Former vice president Joe Biden launched his 2020 campaign for president Thursday morning with a dark and divisive video based on the Charlottesville lie.
In the video, Biden calls the August, 2017 “Unite the Right” rally a “defining moment in our nation,” where “klansmen and white supremacists and neo-nazis came out in the open, their crazed faces illuminated by torches, veins bulging and baring the fangs of racism, chanting the same anti-Semitic bile heard in the 1930’s.”
These villains, with their “crazed faces, bulging veins and fangs” were met by “a courageous group of Americans,” he continued, “and violent clashes ensued and a brave young woman lost her life.” Biden conveniently forgot to mention that violent members of Antifa and Black Lives Matter were among the group counter-protesting.
Biden then disdainfully referenced the oft-repeated lie that President Trump referred to the racist group as “very fine people.”
“And that’s when we heard the words of the president of the United States that stunned the world and shocked the conscience of this nation,” Biden declared. “He said there were, quote, ‘very fine people on both sides.'”
As the camera moved in for a close-up of Biden’s face, he repeated incredulously,” VERY FINE PEOPLE?!” He added, “With those words, the president assigned a moral equivalence between those spreading hate and those with the courage to stand against it.”
The core values of this nation… our standing in the world… our very democracy…everything that has made America — America –is at stake. That’s why today I’m announcing my candidacy for President of the United States. #Joe2020 https://t.co/jzaQbyTEz3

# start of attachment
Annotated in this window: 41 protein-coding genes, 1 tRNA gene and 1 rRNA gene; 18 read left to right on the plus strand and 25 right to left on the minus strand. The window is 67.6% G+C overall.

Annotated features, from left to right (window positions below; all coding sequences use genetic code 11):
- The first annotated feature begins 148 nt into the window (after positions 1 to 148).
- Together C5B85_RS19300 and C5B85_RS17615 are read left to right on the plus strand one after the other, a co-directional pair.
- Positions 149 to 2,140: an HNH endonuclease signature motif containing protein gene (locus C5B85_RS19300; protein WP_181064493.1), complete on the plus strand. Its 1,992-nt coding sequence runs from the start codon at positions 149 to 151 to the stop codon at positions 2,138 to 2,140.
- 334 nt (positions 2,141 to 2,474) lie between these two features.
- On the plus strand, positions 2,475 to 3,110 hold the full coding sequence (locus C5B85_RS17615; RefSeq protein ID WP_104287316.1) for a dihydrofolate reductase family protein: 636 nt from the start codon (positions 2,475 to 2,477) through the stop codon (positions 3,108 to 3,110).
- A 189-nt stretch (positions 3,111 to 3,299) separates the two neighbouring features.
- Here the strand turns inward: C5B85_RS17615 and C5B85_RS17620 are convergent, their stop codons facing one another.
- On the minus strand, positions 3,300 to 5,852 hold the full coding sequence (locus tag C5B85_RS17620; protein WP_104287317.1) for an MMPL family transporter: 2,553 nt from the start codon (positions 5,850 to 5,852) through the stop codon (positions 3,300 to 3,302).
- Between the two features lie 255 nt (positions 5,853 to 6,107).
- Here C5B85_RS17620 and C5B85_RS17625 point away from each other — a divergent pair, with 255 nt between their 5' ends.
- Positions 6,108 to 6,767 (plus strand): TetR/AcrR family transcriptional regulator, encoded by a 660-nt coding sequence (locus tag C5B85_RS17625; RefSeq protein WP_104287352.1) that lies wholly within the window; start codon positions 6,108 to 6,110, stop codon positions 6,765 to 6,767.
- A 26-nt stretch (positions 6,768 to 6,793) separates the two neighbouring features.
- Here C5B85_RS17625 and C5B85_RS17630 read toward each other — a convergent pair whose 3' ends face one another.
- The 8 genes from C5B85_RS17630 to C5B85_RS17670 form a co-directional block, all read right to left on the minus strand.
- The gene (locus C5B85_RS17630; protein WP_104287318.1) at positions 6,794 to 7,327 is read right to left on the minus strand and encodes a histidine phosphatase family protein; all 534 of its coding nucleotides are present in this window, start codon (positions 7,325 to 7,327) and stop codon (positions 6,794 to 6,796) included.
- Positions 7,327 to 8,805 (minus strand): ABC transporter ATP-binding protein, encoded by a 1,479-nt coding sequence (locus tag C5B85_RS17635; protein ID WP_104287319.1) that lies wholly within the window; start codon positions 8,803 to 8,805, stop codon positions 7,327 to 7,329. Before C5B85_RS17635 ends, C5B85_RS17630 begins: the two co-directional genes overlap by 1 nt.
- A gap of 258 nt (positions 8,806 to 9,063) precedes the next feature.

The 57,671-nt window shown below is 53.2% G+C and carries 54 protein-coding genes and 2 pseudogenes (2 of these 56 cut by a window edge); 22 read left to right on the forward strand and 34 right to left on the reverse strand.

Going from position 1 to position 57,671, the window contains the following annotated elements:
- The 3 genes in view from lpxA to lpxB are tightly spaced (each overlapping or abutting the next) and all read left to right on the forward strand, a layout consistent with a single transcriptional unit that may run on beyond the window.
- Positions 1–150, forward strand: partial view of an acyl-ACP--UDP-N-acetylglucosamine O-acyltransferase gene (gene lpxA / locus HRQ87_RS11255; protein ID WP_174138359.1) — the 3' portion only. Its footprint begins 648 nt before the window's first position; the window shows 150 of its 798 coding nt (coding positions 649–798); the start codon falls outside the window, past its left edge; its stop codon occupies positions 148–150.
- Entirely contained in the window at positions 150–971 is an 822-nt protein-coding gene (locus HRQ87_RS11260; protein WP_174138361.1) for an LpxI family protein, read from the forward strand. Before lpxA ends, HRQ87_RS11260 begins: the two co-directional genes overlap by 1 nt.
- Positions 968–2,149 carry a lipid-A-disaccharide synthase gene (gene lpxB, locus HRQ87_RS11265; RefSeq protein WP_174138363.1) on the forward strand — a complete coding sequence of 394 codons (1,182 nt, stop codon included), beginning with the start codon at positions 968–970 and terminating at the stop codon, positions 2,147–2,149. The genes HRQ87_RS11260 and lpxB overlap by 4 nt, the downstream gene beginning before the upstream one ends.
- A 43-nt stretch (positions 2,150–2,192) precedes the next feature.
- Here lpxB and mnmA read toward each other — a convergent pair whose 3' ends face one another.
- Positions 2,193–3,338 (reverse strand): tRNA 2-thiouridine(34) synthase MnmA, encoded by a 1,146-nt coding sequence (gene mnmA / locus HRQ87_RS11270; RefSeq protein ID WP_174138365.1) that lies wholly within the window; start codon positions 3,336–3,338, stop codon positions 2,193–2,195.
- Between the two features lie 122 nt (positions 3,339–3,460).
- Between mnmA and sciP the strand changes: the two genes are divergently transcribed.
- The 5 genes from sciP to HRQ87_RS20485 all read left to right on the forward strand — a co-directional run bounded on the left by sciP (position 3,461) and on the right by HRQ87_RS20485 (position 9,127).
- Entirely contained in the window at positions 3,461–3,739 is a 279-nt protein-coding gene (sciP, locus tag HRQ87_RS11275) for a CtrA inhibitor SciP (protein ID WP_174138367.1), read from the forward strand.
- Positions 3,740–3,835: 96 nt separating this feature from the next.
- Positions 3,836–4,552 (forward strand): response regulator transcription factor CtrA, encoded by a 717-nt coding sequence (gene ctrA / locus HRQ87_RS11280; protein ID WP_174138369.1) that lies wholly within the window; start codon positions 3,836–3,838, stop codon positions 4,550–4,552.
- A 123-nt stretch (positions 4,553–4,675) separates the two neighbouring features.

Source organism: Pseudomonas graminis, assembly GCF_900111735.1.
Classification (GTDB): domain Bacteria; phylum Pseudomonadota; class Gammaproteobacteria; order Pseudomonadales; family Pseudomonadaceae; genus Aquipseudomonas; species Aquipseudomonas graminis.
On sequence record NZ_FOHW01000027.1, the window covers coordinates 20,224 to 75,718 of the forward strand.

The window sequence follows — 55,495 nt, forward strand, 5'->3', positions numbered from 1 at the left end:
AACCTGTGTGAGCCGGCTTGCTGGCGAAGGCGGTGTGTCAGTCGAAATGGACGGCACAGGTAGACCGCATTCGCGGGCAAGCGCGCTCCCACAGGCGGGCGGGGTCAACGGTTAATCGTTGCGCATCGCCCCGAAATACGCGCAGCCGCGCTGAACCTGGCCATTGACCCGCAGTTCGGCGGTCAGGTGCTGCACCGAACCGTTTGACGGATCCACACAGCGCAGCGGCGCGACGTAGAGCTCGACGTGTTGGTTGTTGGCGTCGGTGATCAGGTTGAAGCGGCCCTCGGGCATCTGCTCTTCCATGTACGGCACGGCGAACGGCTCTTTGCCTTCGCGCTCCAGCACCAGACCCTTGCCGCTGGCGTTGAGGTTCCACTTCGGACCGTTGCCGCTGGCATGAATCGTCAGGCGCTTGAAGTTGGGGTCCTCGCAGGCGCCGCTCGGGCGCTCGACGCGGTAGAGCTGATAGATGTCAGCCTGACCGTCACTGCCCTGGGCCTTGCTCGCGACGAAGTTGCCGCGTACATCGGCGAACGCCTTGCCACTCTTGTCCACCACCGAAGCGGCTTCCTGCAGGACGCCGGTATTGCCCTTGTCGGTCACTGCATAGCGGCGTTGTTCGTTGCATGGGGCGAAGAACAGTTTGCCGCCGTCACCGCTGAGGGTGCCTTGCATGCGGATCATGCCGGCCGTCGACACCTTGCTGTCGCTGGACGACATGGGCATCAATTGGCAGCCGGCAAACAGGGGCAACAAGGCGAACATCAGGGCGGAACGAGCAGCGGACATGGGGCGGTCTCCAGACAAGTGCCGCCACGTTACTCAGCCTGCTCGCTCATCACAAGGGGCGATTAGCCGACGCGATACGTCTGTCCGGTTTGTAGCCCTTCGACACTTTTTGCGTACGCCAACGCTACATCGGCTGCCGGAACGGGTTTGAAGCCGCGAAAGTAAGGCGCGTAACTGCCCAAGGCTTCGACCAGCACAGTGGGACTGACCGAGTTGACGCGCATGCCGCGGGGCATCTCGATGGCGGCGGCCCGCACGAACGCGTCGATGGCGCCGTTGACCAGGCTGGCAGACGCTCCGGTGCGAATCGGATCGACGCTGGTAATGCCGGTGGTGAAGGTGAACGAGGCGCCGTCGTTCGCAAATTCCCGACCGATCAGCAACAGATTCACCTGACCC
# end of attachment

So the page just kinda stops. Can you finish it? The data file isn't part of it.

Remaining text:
— Joe Biden (@JoeBiden) April 25, 2019
Biden was of course referencing Trump’s widely misquoted press conference three days after Charlottesville, when he said there were “very fine people” on “both sides” of the Confederate monuments issue. The organized left at the time had been calling for the removal of Confederate monuments in pubic locations, and at times were even attempting to tear them down themselves.
Here is what Trump said: “Excuse me, they didn’t put themselves down as neo-Nazis, and you had some very bad people in that group. But you also had people that were very fine people on both sides. You had people in that group — excuse me, excuse me. I saw the same pictures as you did. You had people in that group that were there to protest the taking down of, to them, a very, very important statue and the renaming of a park from Robert E. Lee to another name.” In answer to another question Trump explicitly condemned the racist group: “I’m not talking about the neo-Nazis and the white nationalists, because they should be condemned totally.”
Those who conclude that the president was somehow praising the very people he condemned, is purposefully misconstruing his words for political gain. It wouldn’t be the first time Biden has used a false racial narrative for political gain. While on the 2012 campaign trail in front of a largely African-American audience, he actually bellowed: “They’re gonna put ya’ll back in chaaaaains!”
Biden trotted out the easily debunked Charlotteville lie, for the very same reason the left repeats the lie that Trump mocked a disabled person during a rally — it plays pushes all the right buttons of Democrats who despise Trump and want to believe the very worst about him. Biden is trying to attract all of the lefty anti-Trump fence-sitters who might be more politically aligned to the more progressive candidates.
It may be smart politics, but it certainly is a shabby and dishonest way to launch a campaign.
President Trump welcomed “Sleepy Joe” Biden’s entrance in the 2020 race in a tweet Thursday morning:
— Patricia Leff (@patricia_leff) April 25, 2019
(Photo by JOSEPH PREZIOSO / AFP) (Photo credit should read JOSEPH PREZIOSO/AFP/Getty Images)